I saw a headline today that angered me. It offered ways to "celebrate Memorial Day" in 100-point type.
I was mad, then frustrated, then sad.
Then I had a thought.
This weekend, we should celebrate. But we need to celebrate the lives of the 400 local kids who gave it all in the past 15 years to underwrite the party.
I knew too many of them.
They're from places like Dalhart, Texas, and Johnstown, Pa, dots on the map I've passed through. They died in places such as Ramadi, Al Qaim, Mosul, Kandahar, Korengal and Jalalabad.
In that time in between they served this big goofy country, where we're free to yell at each other on Facebook, insult each other on Twitter and have three days of rest and relaxation this weekend.
I think we overstate things when we portray them all as "heroes," like so many members of a John Wayne movie cast. They were complex. They loved. They screwed up.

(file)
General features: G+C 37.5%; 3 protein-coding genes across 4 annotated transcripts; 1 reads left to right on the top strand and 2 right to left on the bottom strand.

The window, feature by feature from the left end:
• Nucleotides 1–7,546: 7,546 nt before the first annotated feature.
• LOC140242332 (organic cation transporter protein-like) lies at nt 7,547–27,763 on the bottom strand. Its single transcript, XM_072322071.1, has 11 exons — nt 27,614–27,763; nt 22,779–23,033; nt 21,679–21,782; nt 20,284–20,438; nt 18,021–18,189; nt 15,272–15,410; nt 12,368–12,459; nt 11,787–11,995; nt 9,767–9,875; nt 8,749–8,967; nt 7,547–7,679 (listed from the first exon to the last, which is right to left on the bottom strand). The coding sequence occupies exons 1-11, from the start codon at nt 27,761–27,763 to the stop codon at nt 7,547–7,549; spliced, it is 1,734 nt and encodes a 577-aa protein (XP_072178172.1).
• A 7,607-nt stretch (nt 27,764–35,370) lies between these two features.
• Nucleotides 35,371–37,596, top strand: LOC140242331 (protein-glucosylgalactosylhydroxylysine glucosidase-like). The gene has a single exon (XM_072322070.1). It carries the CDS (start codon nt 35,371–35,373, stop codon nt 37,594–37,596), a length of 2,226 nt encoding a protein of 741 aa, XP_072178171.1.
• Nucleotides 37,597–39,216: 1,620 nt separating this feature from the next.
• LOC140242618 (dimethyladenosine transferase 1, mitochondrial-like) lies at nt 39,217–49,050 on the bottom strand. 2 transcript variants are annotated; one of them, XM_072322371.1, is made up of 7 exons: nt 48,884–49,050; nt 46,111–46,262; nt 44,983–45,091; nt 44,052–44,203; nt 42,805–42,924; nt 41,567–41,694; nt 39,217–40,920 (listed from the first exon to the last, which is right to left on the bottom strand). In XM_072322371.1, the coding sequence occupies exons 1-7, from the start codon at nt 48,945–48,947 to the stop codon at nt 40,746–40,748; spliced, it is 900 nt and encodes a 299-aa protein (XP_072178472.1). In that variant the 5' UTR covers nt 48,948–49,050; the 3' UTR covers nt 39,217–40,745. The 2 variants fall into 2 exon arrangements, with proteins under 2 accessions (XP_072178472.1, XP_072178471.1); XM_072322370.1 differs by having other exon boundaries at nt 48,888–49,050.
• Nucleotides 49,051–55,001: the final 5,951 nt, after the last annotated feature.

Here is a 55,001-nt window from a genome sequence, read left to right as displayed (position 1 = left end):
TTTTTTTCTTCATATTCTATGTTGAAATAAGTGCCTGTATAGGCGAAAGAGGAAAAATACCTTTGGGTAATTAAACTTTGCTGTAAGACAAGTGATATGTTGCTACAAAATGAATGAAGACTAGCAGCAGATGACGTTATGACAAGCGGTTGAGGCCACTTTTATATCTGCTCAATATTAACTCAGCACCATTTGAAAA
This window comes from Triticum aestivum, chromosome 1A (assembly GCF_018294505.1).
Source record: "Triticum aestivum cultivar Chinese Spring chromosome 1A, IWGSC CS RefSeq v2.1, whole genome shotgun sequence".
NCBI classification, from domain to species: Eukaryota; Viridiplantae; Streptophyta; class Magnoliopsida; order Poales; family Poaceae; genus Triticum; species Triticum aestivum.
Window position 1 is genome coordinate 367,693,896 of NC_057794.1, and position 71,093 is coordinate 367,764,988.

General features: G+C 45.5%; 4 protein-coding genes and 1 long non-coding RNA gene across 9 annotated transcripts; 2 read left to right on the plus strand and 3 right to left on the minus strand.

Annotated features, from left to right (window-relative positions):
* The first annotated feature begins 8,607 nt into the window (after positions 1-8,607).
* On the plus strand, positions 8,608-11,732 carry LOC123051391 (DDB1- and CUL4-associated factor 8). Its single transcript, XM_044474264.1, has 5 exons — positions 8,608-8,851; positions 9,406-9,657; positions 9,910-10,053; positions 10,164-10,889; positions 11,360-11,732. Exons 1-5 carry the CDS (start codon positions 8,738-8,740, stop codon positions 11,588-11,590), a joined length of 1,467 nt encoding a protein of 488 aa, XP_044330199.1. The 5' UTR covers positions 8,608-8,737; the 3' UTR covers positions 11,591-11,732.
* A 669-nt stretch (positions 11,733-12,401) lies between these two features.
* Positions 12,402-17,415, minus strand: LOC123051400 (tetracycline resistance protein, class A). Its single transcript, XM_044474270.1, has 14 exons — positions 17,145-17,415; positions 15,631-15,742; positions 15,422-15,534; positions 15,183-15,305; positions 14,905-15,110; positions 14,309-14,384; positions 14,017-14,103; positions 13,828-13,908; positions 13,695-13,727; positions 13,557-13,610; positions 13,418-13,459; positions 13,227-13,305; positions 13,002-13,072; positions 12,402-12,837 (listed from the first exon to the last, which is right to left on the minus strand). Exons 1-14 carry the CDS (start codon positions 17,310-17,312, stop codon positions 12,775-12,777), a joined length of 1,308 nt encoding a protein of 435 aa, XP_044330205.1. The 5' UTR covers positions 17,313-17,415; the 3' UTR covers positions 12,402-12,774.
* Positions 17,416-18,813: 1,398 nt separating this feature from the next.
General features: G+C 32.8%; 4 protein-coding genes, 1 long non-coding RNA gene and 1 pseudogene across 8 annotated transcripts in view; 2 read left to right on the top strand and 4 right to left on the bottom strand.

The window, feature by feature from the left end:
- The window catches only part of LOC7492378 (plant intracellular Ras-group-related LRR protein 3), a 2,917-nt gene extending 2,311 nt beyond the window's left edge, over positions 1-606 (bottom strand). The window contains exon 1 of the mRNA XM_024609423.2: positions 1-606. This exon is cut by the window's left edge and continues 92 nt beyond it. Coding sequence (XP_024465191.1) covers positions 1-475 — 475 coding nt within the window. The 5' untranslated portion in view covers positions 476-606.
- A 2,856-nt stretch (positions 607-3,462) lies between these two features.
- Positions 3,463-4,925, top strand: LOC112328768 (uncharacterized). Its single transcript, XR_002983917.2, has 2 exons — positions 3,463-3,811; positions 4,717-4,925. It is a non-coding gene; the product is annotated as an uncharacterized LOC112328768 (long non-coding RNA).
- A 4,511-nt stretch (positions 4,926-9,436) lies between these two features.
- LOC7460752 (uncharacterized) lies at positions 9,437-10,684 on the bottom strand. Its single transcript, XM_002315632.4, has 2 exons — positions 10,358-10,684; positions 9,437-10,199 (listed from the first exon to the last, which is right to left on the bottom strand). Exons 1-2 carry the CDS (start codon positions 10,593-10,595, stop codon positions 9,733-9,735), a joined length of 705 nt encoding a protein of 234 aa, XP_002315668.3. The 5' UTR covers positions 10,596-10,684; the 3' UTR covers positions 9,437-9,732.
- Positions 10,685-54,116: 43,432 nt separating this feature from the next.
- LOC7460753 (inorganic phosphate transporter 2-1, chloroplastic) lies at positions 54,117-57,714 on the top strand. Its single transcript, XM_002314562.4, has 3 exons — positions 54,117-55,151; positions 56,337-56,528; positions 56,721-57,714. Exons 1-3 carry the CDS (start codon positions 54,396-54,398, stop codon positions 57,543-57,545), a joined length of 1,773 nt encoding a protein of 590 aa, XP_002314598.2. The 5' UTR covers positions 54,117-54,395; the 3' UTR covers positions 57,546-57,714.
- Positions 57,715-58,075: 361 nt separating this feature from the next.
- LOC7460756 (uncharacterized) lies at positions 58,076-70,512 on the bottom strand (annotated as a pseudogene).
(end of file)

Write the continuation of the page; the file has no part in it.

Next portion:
Some joined because their parents or grandparents had served. Others couldn't find a job and needed to pay for a family in a hurry.
Their motivations don't matter. How they died really doesn't matter either. Some got bombed and others made heroic stands.
What really matters, though, is that out of desperation or patriotism, they gave the life they had to the other 300 million or so of the rest of us.
They gave that life because they were sent by us. Doesn't matter if you disagreed with the war.
We elected the people who authorized the order that put them in that place.
We the people had a price to pay. They covered the tab.
Sunday's Gazette had a story about two of them - Green Berets who bought the farm in Afghanistan.
Give it a read.
And take a minute to honor all of these sons and daughters, and the kids who went before them.
It should be a party. One that celebrates lives lived, and sacrificed for us.
In an era when too many Americans forget we're even at war, in Colorado Springs we have 10,000 more of these kids overseas who have signed up to pay the same price.
And they know that price.
Since we started this nation, 900,000 people have died in war. They were almost universally young, fit, healthy. Most were enthusiastic.
It's like having Oakland, Tulsa and Minneapolis sacrifice their populations for us.
The willingness is as staggering as the scale.
The spirit of those Americans should be celebrated.
Tom Roeder is The Gazette's senior military editor.